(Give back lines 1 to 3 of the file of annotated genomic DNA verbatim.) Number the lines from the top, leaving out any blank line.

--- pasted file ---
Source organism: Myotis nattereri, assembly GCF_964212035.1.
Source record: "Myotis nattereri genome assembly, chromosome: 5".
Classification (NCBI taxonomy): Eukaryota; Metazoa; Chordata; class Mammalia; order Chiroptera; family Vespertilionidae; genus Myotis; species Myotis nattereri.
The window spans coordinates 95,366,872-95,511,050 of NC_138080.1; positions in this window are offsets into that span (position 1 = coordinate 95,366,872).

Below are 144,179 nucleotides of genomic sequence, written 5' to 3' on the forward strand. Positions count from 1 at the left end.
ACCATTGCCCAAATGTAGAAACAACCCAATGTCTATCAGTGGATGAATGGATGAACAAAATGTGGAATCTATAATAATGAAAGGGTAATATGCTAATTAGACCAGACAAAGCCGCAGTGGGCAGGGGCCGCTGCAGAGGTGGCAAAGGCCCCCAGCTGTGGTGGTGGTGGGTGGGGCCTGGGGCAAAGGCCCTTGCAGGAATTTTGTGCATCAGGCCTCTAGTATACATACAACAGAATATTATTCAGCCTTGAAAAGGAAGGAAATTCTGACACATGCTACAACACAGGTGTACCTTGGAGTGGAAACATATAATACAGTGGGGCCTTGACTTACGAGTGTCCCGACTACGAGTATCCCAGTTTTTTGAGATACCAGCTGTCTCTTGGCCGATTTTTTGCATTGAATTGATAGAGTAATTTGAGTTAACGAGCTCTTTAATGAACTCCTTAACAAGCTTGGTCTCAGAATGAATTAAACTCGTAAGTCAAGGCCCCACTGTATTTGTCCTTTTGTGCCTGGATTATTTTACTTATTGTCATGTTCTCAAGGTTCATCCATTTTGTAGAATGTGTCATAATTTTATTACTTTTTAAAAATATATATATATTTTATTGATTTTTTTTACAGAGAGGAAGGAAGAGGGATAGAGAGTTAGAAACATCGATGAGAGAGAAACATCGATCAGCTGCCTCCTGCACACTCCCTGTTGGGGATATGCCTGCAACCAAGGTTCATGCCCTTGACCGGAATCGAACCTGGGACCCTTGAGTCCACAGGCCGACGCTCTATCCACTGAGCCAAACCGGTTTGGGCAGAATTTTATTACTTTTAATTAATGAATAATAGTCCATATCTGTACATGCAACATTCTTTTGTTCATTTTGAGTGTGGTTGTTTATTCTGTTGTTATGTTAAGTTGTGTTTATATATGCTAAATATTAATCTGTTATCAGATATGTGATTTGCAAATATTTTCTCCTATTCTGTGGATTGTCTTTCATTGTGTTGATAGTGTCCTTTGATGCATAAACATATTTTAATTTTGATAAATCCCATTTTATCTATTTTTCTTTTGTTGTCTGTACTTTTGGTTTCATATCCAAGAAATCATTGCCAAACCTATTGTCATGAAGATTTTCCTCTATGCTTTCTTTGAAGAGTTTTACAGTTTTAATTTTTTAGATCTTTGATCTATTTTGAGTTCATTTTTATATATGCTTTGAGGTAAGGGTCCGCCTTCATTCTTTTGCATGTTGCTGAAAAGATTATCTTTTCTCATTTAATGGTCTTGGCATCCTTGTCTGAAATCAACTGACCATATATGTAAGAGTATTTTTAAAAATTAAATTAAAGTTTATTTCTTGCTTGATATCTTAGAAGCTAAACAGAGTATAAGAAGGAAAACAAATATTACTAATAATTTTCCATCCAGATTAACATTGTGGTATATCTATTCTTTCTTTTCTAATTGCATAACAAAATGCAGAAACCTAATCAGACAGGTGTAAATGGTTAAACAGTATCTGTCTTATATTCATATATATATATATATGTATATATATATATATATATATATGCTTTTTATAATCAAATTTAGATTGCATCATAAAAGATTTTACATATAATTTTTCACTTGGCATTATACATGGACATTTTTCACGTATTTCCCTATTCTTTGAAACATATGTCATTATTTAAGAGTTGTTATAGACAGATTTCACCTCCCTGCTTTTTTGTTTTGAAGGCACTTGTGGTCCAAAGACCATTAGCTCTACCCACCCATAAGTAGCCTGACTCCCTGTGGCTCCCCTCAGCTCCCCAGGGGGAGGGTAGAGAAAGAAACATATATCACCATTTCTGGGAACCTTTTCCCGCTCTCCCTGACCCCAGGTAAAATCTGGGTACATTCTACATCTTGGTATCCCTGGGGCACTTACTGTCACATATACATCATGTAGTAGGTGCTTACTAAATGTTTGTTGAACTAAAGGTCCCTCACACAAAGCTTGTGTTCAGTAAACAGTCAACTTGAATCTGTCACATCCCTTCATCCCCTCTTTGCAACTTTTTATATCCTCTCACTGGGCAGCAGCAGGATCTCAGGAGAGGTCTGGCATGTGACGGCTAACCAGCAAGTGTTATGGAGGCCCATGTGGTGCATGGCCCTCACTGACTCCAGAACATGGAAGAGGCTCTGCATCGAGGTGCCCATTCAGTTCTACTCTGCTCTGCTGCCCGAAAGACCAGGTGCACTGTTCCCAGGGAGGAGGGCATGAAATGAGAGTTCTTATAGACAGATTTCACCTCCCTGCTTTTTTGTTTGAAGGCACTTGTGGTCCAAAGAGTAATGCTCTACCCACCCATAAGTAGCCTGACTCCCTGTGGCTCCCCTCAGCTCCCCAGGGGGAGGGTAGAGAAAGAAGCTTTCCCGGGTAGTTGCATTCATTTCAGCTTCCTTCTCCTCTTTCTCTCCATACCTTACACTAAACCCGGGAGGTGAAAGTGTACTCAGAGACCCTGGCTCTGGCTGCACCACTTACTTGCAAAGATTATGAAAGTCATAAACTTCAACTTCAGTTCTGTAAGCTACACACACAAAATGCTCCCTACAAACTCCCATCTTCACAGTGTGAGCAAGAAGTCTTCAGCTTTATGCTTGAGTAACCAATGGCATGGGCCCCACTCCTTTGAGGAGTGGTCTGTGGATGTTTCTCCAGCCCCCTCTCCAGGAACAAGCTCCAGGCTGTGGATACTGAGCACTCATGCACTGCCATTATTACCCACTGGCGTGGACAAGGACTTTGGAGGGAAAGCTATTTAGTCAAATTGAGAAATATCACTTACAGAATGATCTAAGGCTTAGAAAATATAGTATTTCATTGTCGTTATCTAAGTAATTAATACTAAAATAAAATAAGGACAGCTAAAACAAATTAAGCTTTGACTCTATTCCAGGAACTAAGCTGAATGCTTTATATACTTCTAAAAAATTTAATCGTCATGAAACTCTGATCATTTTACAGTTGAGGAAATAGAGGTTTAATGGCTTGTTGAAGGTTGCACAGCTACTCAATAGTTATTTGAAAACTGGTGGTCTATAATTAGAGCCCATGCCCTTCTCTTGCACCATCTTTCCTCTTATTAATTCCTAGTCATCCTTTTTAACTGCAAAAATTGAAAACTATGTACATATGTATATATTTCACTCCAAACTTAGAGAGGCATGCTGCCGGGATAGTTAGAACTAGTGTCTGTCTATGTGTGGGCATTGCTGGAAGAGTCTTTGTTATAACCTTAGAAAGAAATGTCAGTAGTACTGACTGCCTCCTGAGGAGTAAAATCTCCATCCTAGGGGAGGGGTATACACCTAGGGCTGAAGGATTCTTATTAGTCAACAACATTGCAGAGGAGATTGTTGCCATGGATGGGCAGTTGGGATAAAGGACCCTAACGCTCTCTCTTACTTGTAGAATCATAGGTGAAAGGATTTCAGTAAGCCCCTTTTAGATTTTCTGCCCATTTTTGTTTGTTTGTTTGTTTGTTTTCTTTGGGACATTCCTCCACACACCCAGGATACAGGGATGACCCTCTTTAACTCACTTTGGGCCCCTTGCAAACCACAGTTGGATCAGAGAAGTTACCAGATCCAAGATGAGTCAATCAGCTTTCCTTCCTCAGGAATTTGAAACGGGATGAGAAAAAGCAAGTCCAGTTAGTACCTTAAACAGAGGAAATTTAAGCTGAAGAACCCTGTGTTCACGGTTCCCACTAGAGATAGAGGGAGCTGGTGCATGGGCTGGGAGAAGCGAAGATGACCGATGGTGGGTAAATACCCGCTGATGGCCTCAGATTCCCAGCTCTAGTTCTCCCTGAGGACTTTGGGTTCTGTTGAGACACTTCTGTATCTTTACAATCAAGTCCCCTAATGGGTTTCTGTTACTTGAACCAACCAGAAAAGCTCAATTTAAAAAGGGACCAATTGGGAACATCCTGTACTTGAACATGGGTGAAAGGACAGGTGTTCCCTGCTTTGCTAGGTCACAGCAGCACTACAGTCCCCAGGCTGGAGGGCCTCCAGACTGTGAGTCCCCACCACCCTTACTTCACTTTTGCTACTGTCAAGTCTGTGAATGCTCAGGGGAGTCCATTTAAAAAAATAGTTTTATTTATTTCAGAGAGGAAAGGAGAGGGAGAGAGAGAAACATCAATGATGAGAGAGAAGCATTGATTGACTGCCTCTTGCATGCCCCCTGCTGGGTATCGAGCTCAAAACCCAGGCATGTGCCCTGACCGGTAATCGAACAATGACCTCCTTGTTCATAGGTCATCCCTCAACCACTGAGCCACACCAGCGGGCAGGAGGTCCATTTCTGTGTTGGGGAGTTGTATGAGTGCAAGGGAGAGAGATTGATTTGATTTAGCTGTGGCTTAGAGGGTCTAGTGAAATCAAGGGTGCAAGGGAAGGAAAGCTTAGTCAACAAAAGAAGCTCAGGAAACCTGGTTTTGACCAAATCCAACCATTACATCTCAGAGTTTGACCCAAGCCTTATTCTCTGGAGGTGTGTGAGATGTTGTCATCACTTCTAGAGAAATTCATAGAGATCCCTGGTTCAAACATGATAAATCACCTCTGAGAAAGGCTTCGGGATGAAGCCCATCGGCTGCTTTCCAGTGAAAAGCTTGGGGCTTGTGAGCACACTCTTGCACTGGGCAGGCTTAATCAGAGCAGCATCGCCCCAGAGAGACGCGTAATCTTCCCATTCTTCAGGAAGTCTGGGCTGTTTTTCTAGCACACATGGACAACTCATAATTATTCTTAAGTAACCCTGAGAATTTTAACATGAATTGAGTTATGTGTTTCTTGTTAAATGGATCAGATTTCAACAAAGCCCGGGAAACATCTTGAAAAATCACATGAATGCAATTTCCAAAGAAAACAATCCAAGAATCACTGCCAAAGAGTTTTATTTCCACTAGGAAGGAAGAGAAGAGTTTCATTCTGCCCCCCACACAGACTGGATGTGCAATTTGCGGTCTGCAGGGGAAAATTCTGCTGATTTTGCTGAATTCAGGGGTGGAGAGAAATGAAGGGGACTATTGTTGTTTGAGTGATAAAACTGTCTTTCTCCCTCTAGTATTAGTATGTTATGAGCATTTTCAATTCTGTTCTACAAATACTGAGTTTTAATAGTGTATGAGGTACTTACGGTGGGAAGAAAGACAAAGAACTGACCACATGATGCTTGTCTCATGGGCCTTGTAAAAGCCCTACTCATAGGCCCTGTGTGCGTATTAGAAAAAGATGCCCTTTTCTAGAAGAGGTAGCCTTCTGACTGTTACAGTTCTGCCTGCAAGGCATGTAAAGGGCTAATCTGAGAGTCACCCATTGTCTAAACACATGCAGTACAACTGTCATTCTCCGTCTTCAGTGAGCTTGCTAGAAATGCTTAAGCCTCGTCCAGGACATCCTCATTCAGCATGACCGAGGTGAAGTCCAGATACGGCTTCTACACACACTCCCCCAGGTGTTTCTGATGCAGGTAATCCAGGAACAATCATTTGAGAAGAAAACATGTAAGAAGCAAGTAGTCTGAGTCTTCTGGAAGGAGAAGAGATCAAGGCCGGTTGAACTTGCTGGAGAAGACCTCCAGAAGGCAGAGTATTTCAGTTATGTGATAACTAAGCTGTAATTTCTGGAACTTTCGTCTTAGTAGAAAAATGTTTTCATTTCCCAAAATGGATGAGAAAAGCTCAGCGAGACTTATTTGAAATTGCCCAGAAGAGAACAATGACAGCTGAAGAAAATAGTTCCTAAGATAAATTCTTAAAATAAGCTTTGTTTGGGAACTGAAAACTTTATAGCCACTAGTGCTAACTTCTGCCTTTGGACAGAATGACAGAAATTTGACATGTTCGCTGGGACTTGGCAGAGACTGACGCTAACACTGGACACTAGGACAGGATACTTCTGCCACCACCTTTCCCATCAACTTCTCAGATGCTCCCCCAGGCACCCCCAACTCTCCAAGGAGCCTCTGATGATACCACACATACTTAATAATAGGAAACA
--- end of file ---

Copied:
Source organism: Myotis nattereri, assembly GCF_964212035.1.
Source record: "Myotis nattereri genome assembly, chromosome: 5".
Classification (NCBI taxonomy): Eukaryota; Metazoa; Chordata; class Mammalia; order Chiroptera; family Vespertilionidae; genus Myotis; species Myotis nattereri.